A writer pal emails us with another account of Friday night's Lorrie Moore reading at the Hammer ...
Speaking of the Hammer, Lorrie Moore and Madame Mona were good, not great. Simpson was not annoying, except in that coy and cloying way she has of speaking as if she's letting the audience in on a very special secret. She mentioned a successful writer she and Lorrie met when they were all together at Yaddo 24 years ago who was in love with Lorrie, but then she wouldn't tell us his name.
Lorrie Moore was, as you can imagine, warm and occasionally funny and very much a woman from Wisconsin - in the best possible way. She read from a novel which has been in progress for a long time and the short story, The Juniper Tree, which was in The New Yorker a month ago or so. Not my favorite story. I didn't like it when I read it in The New Yorker and I liked it no better in her voice. She called it a "ghost story" and said it was a departure for her, but it was not a trip in the right direction. Supposedly it was about sexual jealousy and mutilation, but it never got there for me. The novel, on the other hand, was wonderful and she stopped just when we wanted to hear more. I look forward to it whenever it arrives.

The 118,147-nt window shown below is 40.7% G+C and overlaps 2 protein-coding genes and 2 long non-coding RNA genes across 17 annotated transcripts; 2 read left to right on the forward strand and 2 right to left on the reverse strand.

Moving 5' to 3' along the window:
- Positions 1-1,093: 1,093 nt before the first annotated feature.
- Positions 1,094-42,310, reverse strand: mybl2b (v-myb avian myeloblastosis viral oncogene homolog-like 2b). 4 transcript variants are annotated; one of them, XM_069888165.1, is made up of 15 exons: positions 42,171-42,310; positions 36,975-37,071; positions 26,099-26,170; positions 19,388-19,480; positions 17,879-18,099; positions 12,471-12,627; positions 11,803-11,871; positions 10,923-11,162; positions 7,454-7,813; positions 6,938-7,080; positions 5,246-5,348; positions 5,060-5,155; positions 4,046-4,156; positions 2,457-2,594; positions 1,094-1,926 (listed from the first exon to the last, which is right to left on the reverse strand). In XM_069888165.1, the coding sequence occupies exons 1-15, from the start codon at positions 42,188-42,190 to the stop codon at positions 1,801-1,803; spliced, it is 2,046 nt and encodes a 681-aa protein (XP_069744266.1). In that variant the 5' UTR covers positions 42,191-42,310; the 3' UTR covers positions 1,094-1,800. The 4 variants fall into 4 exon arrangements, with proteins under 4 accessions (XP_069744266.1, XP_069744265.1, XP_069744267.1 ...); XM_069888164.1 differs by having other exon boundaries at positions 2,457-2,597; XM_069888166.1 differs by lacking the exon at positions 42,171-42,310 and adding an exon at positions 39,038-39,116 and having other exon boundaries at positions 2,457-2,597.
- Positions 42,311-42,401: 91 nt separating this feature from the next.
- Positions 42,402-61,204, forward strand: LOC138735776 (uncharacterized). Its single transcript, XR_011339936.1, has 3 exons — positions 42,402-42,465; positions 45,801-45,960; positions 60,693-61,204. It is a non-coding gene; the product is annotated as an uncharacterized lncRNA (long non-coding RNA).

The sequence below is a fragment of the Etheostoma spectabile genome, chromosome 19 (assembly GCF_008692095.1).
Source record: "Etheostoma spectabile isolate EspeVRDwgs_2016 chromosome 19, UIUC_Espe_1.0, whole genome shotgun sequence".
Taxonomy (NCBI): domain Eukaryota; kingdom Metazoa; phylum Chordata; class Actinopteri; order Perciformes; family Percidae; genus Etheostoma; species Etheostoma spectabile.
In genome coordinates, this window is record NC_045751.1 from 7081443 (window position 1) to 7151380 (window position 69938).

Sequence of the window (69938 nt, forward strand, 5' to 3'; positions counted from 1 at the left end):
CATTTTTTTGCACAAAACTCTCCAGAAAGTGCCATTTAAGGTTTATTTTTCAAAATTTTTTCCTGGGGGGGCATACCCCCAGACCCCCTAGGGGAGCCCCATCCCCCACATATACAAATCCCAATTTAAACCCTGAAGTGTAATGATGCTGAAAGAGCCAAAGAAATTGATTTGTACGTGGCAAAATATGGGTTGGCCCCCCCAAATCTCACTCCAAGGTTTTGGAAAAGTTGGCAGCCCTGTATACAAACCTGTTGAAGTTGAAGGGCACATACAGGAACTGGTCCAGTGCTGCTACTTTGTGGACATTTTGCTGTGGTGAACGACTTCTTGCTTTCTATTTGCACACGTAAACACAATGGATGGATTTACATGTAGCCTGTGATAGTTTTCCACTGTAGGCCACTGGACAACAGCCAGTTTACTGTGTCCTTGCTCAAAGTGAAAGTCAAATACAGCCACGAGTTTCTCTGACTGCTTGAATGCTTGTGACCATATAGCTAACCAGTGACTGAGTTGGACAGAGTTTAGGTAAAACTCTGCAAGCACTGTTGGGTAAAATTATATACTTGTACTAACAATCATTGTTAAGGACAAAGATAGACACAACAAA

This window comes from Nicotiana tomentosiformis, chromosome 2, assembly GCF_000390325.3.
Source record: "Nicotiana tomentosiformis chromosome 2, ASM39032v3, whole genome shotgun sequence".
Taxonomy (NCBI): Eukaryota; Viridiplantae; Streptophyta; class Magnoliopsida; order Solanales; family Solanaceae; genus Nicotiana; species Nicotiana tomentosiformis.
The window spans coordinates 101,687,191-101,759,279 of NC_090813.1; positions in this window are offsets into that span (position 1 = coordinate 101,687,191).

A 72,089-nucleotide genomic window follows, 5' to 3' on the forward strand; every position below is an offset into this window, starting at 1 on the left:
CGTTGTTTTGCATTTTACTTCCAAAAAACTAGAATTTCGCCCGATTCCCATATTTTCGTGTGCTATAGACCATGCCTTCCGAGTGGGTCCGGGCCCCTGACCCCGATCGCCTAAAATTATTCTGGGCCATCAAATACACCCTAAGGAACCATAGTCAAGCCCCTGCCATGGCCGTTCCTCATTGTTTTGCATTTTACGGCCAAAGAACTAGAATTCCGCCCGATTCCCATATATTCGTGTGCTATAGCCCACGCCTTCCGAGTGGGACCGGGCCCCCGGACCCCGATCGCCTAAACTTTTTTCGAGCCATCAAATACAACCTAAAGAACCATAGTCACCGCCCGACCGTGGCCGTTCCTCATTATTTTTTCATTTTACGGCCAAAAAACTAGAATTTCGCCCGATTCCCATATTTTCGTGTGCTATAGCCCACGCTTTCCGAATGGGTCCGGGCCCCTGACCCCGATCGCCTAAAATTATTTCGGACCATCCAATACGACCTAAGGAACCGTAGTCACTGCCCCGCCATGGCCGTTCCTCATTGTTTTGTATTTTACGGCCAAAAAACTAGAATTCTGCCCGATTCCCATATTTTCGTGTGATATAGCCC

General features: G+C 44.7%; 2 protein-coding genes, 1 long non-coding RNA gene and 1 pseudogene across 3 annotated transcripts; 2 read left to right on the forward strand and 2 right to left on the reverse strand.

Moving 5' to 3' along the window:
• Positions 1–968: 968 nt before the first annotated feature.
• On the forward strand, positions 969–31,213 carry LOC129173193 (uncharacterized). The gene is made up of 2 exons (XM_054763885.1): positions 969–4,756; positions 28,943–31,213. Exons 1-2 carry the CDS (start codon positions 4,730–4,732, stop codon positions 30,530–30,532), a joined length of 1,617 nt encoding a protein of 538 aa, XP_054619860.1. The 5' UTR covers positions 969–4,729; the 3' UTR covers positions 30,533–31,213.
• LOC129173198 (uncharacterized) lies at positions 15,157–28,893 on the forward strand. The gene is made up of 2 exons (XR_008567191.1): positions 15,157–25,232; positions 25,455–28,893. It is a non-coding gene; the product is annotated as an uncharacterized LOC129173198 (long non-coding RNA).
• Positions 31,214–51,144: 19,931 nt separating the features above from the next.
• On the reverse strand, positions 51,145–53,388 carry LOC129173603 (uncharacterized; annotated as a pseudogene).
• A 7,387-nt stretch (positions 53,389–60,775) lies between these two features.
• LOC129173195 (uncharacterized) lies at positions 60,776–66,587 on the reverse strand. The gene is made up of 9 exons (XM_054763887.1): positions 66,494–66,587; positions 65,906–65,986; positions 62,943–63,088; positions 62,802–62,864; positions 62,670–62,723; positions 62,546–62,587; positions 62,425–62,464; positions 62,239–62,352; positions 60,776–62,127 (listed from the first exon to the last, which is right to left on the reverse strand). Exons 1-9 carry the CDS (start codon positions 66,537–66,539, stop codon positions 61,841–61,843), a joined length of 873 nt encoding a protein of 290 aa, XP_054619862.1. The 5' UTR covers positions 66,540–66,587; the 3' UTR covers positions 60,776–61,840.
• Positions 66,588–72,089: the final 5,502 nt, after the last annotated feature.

Moore did say the story came from a dream she had of a dead friend -- and then she said "when you're writing a story, you're writing a dream you never had." Lovely. She also said she works very slowly, very -- one story a year. It was a good reminder to the writers in the audience to take our time.
The biggest problems were the two women's soft, monotone voices, the warmth of the room, the very dim lights, and the long drive to the Hammer through Friday traffic. I looked around. A lot of people were sleeping. Moore and Simpson needed some modulation and an occasional look at the audience to keep us awake. I thought the evening more interesting than the Academy Awards, but it was, in many ways, the same safe, sedate, soporific event.